ZetCode

SpringApplicationBuilder tutorial

last modified July 6, 2020

SpringApplicationBuilder tutorial shows how to use SpringApplicationBuilder to create a simple Spring Boot application.

Spring is a popular Java application framework for creating enterprise applications. Spring Boot is an evolution of Spring framework which helps create stand-alone, production-grade Spring based applications with minimal effort.

SpringApplication

SpringApplication is a class to bootstrap a Spring application from a Java main method. It creates an appropriate ApplicationContext instance (depending on the classpath), registers a CommandLinePropertySource to expose command line arguments as Spring properties, refreshes the application context, loading all singleton beans, and triggers any CommandLineRunner beans.

SpringApplicationBuilder

SpringApplicationBuilder is a builder for SpringApplication and ApplicationContext instances with convenient fluent API and context hierarchy support.

Spring Boot example

The following application is a simple Spring Boot console application which uses SpringApplicationBuilder to set up a Spring Boot application.

The application takes an argument from the user; it expects a full URL of a website and returns its title.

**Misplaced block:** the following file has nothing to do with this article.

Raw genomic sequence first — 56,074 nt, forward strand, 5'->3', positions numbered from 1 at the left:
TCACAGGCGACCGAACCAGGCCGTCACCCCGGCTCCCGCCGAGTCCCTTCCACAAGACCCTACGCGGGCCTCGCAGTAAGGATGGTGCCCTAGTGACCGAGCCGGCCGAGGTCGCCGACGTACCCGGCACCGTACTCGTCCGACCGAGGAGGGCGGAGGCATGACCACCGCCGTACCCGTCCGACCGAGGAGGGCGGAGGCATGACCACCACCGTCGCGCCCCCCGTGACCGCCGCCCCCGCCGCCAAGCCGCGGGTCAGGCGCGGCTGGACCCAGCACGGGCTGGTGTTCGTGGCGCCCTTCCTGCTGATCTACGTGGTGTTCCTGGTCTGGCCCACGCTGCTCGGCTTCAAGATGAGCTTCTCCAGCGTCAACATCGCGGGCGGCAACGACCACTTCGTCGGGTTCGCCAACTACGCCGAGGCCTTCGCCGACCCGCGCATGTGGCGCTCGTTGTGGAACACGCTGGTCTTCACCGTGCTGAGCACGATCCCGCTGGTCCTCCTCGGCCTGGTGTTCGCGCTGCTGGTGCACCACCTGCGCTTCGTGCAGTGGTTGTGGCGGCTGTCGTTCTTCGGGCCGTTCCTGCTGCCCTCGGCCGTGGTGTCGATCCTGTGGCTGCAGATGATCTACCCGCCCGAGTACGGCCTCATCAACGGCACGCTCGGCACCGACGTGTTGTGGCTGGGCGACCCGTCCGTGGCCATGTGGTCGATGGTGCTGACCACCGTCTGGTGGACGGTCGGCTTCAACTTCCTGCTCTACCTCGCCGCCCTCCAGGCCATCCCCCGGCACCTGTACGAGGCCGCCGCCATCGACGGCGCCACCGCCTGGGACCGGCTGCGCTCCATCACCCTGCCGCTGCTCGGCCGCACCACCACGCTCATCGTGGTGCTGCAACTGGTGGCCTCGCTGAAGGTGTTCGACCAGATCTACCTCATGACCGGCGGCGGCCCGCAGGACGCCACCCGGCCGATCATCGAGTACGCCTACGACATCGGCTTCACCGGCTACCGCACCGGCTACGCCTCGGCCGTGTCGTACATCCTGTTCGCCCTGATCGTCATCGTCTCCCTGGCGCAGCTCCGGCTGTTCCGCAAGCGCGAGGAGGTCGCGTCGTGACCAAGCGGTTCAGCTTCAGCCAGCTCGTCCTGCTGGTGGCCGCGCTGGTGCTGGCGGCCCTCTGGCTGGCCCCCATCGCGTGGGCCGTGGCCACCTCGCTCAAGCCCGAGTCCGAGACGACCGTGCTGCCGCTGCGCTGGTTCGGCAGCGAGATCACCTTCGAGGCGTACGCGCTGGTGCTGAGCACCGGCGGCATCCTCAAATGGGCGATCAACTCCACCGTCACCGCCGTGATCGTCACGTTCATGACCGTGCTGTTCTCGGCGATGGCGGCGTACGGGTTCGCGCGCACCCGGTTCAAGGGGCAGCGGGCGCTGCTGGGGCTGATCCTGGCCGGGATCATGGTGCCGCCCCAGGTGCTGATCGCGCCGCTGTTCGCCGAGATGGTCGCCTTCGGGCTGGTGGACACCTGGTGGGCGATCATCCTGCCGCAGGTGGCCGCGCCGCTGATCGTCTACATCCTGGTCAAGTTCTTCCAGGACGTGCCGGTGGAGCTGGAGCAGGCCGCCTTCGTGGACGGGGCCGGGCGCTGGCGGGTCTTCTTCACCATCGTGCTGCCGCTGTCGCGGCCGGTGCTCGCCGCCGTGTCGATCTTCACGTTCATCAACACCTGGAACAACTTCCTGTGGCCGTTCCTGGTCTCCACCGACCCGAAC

pom.xml
src
├── main
│   ├── java
│   │   └── com
│   │       └── zetcode
│   │           ├── Application.java
│   │           └── MyRunner.java
│   └── resources
└── test
    └── java

This is the project structure.

pom.xml
<?xml version="1.0" encoding="UTF-8"?>
<project xmlns="http://maven.apache.org/POM/4.0.0"
         xmlns:xsi="http://www.w3.org/2001/XMLSchema-instance"
         xsi:schemaLocation="http://maven.apache.org/POM/4.0.0
         http://maven.apache.org/xsd/maven-4.0.0.xsd">
    <modelVersion>4.0.0</modelVersion>

    <groupId>com.zetcode</groupId>
    <artifactId>SpringBootApplicationBuilder</artifactId>
    <version>1.0-SNAPSHOT</version>

    <packaging>jar</packaging>
    <properties>
        <project.build.sourceEncoding>UTF-8</project.build.sourceEncoding>
        <maven.compiler.source>11</maven.compiler.source>
        <maven.compiler.target>11</maven.compiler.target>
    </properties>


    <parent>
        <groupId>org.springframework.boot</groupId>
        <artifactId>spring-boot-starter-parent</artifactId>
        <version>2.2.2.RELEASE</version>
    </parent>

    <dependencies>

        <dependency>
            <groupId>org.springframework.boot</groupId>
            <artifactId>spring-boot-starter</artifactId>
        </dependency>

        <dependency>
            <groupId>org.jsoup</groupId>
            <artifactId>jsoup</artifactId>
            <version>1.12.1</version>
        </dependency>

    </dependencies>

    <build>
        <plugins>
            <plugin>
                <groupId>org.springframework.boot</groupId>
                <artifactId>spring-boot-maven-plugin</artifactId>
            </plugin>
        </plugins>
    </build>

</project>